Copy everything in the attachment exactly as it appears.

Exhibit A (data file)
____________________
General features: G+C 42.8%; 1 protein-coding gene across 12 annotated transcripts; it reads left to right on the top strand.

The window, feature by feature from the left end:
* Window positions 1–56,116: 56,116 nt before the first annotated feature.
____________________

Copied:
General features: G+C 42.8%; 1 protein-coding gene across 12 annotated transcripts; it reads left to right on the top strand.

The window, feature by feature from the left end:
* Window positions 1–56,116: 56,116 nt before the first annotated feature.